Tuesday, August 9, 2016

For CSS Georgia conservator, artifact scoops in river meant having to make choices

Archaeologists wash off  railroad iron used as armor (USACE photo)

Each time a scoop of CSS Georgia artifacts landed last year on the deck of a barge in the Savannah River, Jim Jobling made a decision.

A “CRL” finding meant the item was going to Texas A&M University’s Conservation Research Laboratory for long-term conservation. Landing in the “R” pile meant that artifact from the Confederate ironclad was destined for river reburial.

“Anything that was unique and could add to our database of knowledge we kept,” said Jobling, the lead conservator during the removal of the wreck under the auspices of the U.S. Army Corps of Engineers. “Nothing unique was thrown away.”

Grapple used during mechanized recovery (USACE)

Jobling spoke of time constraints and salvage archaeology at a recent symposium at the National Civil War Naval Museum in Columbus, Ga.

During the mechanized recovery phase of the CSS Georgia, two dozen archaeologists -- equipped in boots and safety helmets and using hoses and rakes -- sifted through muddy piles of metal and wood brought up by a five-finger grapple and a clamshell scoop.

The daily yield was incredible: Pieces of casemate, an 1841 percussion pistol (below), telescope tube, shoes, buttons, champagne bottles, bayonet handles and hundreds of other items, including a massive 9-inch Dahlgren, somewhat of a surprise find.

(USACE photo)

Michael Jordan, who is making a documentary about the project for the Corps, told the audience that “scooping at the end is where the honey pot is.”

He described Jobling, who works for Texas A&M, as master of a “ballet of artifacts moving around.”

Jobling used PowerPoint slides at the symposium to summarize a typical lift. In this case it was G54 -- a load brought up by the grapple in mid-September 2015.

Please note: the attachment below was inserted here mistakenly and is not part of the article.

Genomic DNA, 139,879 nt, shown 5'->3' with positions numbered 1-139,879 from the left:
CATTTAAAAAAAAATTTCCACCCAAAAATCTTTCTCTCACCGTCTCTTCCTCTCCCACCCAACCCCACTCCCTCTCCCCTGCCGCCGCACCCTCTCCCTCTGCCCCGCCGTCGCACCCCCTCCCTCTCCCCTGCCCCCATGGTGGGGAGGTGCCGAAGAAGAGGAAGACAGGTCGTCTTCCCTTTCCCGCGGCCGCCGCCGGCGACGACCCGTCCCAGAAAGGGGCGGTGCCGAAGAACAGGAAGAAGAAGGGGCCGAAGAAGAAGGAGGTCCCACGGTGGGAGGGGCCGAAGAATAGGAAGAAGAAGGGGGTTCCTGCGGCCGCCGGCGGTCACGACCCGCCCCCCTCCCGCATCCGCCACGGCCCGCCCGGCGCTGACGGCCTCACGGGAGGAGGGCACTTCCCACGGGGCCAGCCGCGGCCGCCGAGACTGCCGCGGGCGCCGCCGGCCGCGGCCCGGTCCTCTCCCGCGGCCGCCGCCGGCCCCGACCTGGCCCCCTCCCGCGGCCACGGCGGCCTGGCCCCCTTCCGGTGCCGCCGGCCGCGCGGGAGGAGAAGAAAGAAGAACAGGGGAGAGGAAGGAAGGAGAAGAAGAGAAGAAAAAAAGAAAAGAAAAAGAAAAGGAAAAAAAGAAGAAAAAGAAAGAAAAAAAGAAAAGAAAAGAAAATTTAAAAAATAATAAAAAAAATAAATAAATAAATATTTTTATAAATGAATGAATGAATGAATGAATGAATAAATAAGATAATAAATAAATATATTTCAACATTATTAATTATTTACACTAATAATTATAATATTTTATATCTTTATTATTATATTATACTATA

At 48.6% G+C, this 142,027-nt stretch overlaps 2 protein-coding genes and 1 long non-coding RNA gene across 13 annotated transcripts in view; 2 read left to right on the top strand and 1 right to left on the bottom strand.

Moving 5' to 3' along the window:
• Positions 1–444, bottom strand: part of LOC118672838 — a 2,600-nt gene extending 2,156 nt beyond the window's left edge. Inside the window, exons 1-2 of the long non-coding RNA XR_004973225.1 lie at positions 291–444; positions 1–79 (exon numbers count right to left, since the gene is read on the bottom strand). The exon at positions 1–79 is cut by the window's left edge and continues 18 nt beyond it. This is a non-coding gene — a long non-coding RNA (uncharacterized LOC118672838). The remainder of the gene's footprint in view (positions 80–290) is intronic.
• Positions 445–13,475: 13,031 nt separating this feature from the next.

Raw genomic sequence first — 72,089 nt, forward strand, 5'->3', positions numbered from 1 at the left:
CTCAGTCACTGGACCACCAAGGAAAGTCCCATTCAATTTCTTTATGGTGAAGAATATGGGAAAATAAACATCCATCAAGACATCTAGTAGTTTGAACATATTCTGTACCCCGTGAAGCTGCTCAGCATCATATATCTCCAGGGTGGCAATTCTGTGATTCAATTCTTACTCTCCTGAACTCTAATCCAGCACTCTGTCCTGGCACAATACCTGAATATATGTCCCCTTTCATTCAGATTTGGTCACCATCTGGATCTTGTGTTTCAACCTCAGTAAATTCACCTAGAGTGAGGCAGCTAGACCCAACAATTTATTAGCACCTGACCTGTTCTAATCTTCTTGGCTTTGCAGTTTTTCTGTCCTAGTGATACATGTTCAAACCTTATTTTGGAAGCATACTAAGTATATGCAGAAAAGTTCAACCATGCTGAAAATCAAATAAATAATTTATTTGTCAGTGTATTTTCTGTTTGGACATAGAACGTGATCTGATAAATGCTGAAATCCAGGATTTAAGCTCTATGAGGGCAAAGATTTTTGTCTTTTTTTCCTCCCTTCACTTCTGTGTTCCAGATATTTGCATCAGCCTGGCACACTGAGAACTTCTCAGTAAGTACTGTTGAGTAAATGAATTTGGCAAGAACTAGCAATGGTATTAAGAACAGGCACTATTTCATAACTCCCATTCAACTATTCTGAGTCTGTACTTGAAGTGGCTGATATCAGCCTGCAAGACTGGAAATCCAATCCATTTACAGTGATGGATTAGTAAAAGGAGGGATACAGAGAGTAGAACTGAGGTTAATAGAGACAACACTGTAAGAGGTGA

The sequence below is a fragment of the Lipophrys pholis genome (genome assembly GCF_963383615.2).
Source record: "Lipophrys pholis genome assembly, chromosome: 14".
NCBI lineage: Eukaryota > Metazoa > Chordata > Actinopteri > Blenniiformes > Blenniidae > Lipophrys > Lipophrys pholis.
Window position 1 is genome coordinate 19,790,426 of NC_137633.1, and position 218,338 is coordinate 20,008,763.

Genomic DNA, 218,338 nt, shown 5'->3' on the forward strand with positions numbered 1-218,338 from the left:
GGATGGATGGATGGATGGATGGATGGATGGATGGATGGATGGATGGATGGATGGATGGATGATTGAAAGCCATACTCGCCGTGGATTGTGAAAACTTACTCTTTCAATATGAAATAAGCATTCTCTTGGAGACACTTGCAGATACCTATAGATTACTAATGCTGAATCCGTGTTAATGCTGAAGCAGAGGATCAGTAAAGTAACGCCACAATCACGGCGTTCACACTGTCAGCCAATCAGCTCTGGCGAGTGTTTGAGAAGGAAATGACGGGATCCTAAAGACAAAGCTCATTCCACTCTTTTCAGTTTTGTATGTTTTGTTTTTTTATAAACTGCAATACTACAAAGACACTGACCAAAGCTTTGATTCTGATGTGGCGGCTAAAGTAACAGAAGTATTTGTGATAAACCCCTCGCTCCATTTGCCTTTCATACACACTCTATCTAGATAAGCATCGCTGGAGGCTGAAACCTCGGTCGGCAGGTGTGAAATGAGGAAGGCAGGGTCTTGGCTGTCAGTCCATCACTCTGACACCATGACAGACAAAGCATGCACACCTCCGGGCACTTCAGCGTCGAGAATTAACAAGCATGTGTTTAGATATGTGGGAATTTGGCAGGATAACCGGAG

The CRL pile in that lift included an anvil, a gear piece, chain, caulking hammers and wood from a bucket. The R pile included broken fasteners and twisted pieces built below the CSS Georgia’s railroad armor. “Bent wood won’t tell me anything,” said Jobling.

Items that were kept (top), items that were reburied

Archaeologists and conservators made a photographic record for each of 2,200 scoops and lifts.

The mechanized recovery followed large-artifact recovery, during which Navy divers brought up ordnance, guns, casemate and a propeller. For the mechanized phase, the barge crew and scientists had images that showed them exactly where to scoop or scour the river bottom about 40 feet below.

“There were always surprises,” Jobling said in a recent phone interview. “In a zero visibility environment, you don’t have a grasp on everything.”

In an ideal world, archaeologists want to keep all artifacts, he said. But with limited funding and time for the CSS Georgia recovery (it is being moved so that the vital shipping channel in Savannah can be deepened), choices had to be made.

(Interestingly, many items were pieces of Native American earthenware that may have drifted down the river and settled in the wreck site).

While 140 tons of material was shipped, nearly that much was reburied in the Savannah River.

Jobling and the others worked six days a week and long hours during the mechanized recovery. “Every day, something new was found,” he said. “We were filthy at the end of the day.”

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